New to DIY Facial Oils? Our 6 Top Picks to Get You Started.

Oil. . .that thing on your face that you’ve probably spent a lot of your life fighting in some way (cue eye roll). Either you’ve had too much of it, clogging your pores, or too little of it, making your face feel dry and dehydrated. Balancing the oil on your face can feel truly like trying to walk a tightrope!

So why bother adding anything to the mix? Incorporating facial oils can benefit the skin in a variety of ways from balancing oil production to soothing inflammation to even combating the signs of aging.

What are facial oils? Carrier oils vs. essential oils. 

When it comes to plant-based beauty oils there are two categories: carrier oils and essential oils. Carrier oils are usually from the fatty parts of the plant, such as the seeds or nuts, and can be applied directly to the face as they won’t normally cause any irritation.

Essential oils, by contrast, are from the non-fatty parts of a plant such as the bark, roots, leaves or aromatic areas, and are often too high in concentration to be added directly to the skin. These oils can work together though as essential oils can be safely added to carrier oils for effectiveness.

With nature offering so many lovely oils to choose from, it’s hard to know where to even begin! Here we’ve rounded up the best facial oils that you can start using now to get that balanced, glowing, radiant skin you’ve been looking for.


Jojoba Oil

How it works:  Technically not an oil but a liquid wax, jojoba oil works great on the face with its molecular structure that similar to sebum (a natural, oily substance secreted by your sebaceous glands that keeps your skin moisturized). As a light oil with anti-inflammatory compounds, it works well with a variety of skin types and won’t clog pores or leave skin with a greasy feel. Jojoba oil also has a long shelf life – potentially up to 25 years – making it a great addition to your facial oil collection. Additionally, jojoba oil works great as a natural makeup remover!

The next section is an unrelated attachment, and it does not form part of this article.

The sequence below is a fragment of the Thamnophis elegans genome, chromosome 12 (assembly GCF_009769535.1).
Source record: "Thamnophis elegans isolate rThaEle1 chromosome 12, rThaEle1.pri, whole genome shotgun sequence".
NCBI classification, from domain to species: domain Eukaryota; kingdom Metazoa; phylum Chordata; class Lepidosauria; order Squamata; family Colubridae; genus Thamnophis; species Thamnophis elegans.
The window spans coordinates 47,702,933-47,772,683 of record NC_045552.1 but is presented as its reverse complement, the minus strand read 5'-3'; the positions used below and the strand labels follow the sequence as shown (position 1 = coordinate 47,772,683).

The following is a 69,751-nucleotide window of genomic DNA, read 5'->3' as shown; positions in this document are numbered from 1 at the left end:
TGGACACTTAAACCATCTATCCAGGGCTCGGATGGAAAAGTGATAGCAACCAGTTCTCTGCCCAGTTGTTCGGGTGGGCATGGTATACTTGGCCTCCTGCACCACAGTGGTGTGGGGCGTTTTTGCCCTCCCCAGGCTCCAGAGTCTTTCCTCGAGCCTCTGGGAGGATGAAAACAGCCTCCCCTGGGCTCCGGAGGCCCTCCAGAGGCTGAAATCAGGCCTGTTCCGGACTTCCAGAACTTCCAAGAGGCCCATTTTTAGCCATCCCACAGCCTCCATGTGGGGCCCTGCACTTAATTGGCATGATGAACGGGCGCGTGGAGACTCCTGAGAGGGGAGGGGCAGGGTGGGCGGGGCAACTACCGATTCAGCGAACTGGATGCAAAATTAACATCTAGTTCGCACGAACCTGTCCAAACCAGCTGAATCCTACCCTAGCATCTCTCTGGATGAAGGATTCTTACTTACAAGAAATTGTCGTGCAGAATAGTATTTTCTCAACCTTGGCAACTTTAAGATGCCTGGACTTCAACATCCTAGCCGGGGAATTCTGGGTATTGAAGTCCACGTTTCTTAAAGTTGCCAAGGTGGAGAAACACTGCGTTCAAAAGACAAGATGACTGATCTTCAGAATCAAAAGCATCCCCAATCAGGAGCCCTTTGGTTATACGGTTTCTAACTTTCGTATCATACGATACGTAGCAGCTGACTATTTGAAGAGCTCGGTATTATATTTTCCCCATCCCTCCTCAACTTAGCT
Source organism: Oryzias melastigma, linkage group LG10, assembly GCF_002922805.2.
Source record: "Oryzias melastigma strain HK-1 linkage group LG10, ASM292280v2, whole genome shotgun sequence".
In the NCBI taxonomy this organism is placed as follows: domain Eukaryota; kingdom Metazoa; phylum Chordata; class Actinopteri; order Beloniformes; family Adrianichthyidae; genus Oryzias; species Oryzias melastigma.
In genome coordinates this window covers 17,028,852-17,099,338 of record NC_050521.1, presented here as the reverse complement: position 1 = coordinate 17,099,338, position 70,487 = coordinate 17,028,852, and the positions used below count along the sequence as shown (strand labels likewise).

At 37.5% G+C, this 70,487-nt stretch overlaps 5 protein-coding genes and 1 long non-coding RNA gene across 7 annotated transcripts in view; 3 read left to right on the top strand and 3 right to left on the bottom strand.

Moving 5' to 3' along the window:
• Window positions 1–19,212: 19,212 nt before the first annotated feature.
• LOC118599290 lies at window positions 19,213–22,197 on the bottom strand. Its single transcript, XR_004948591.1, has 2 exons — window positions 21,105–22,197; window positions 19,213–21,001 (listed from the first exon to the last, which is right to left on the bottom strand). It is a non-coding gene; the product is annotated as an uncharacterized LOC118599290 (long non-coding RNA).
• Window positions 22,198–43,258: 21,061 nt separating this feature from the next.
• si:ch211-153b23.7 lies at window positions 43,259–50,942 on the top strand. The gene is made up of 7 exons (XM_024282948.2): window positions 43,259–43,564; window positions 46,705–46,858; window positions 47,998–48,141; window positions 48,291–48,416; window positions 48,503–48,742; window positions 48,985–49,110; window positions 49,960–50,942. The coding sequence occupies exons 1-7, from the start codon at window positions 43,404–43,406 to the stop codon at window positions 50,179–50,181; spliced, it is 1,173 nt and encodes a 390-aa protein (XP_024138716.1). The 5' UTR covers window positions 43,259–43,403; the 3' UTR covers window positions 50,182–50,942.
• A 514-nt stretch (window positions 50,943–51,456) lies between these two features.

Argan Oil

High in Omega-6 fatty acids as well as antioxidant vitamin E, argan oil is powerful for its regenerative and firming qualities that maintain skin’s elasticity. With its small molecular size, argan oil can sink in deeply and won’t clog your pores. Argan oil is amazing for the skin but can fall a bit on the expensive side since its cold-pressing process takes quite a bit of time to execute. 



Rosehip Seed Oil

Extracted from the seeds that form in the hips of the wild rose of Chile, rosehip seed oil packs a big punch when it comes to anti-aging! High in essential fatty acids and retinoic acid (a natural form of Vitamin A), this oil works to hydrate the skin, smooth wrinkles, and slow the signs of aging. Furthermore, as a fast penetrating, low-comedogenic oil, it’s perfect for acne-prone skin as it won’t clog pores or leave skin feeling greasy.

The verdict is still out as to whether ingesting collagen supplements can truly produce the beauty effects most labels promise, but studies have suggested it’s worth a try! Your body uses amino acids to build connective tissues and skin, and collagen is essentially that.